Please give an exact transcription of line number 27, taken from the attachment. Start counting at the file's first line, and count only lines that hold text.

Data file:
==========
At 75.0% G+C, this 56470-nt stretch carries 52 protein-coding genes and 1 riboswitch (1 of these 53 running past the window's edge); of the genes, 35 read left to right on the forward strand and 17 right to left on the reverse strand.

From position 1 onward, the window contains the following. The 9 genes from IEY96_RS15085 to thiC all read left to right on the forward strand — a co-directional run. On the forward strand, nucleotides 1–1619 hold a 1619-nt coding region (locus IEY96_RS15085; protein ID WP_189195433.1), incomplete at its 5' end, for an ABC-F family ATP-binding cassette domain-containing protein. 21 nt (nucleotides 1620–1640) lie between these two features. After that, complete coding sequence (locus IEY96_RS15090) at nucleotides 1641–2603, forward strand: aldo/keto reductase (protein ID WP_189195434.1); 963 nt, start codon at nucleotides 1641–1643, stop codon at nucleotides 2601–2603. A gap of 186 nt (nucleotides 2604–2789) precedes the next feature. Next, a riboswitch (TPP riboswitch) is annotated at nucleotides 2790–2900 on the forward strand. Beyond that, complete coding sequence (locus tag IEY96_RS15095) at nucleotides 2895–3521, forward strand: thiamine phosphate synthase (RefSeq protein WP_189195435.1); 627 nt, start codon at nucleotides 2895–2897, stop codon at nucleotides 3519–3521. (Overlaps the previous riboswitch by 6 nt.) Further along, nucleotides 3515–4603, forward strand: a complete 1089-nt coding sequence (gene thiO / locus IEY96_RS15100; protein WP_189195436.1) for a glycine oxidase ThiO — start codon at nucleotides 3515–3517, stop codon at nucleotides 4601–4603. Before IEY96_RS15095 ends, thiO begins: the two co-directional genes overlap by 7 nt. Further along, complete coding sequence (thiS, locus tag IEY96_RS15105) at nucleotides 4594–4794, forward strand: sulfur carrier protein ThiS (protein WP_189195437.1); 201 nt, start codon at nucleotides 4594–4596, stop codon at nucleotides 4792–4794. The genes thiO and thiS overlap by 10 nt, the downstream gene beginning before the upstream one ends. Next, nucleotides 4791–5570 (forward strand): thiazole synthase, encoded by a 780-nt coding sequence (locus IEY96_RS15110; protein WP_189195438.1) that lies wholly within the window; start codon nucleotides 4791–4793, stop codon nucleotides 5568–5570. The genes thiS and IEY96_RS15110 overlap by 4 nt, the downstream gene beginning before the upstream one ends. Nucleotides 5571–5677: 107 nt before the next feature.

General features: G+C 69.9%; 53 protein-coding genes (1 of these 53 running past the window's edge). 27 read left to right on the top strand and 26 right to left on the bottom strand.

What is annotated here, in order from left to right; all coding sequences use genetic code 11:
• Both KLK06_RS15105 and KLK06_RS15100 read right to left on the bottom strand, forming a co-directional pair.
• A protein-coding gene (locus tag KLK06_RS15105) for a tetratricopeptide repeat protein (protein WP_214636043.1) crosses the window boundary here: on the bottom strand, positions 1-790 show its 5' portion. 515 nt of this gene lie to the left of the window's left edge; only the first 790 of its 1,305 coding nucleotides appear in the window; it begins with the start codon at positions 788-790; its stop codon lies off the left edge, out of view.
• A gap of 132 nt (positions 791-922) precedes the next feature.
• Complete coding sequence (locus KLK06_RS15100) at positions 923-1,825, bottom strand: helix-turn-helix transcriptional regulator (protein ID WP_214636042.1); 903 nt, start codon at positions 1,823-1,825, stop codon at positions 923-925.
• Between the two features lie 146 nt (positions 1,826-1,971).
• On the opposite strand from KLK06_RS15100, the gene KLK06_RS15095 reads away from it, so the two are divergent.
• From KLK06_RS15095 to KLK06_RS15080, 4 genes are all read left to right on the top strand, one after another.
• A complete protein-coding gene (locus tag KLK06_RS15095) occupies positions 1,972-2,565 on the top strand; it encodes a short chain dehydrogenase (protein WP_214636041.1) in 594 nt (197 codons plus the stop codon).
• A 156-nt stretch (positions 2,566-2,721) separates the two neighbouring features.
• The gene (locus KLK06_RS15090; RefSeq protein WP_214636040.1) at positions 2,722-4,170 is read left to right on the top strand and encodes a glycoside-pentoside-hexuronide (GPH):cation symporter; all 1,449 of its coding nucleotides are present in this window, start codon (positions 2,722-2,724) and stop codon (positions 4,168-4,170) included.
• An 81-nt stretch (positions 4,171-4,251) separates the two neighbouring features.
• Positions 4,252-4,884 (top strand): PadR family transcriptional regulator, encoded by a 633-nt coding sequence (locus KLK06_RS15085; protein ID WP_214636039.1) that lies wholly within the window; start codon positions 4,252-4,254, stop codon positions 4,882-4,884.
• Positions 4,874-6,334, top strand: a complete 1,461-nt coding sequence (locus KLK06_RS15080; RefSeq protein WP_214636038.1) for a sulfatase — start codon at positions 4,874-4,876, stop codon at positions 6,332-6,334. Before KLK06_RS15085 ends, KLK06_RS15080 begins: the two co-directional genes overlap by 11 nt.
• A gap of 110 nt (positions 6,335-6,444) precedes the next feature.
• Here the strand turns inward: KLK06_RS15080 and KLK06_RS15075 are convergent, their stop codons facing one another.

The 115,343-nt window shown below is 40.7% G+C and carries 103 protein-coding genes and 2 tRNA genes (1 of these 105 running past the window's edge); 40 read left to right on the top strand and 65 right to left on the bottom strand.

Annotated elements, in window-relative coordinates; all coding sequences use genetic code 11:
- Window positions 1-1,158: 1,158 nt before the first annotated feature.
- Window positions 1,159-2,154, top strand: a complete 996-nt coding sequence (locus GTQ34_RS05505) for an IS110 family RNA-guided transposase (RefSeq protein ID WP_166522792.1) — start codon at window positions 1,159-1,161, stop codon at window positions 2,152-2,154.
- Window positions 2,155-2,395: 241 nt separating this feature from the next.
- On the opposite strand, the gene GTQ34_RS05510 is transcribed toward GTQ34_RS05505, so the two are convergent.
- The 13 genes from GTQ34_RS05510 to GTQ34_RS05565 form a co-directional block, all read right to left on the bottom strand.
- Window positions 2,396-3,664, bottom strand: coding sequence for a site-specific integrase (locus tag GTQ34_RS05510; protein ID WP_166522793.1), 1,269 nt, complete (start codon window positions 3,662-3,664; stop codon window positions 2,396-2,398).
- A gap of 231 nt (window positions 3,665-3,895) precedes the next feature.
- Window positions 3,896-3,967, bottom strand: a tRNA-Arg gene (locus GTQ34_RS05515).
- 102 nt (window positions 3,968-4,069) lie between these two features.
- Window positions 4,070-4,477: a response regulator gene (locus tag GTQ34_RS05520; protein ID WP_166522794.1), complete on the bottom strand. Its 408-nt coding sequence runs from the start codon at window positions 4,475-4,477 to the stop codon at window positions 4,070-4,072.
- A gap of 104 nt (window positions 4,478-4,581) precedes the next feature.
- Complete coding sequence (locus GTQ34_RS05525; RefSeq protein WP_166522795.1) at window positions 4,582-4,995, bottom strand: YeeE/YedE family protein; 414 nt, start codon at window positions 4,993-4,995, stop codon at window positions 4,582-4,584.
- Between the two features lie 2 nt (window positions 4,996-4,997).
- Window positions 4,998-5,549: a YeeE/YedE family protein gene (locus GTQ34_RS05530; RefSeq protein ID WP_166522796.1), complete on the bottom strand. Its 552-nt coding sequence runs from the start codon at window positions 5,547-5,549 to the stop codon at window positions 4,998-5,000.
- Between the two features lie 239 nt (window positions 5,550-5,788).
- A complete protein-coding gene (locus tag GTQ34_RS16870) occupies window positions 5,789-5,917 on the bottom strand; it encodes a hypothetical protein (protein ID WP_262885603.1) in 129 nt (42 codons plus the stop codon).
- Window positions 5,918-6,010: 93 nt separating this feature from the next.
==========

- Window positions 2,396-3,664, bottom strand: coding sequence for a site-specific integrase (locus tag GTQ34_RS05510; protein ID WP_166522793.1), 1,269 nt, complete (start codon window positions 3,662-3,664; stop codon window positions 2,396-2,398).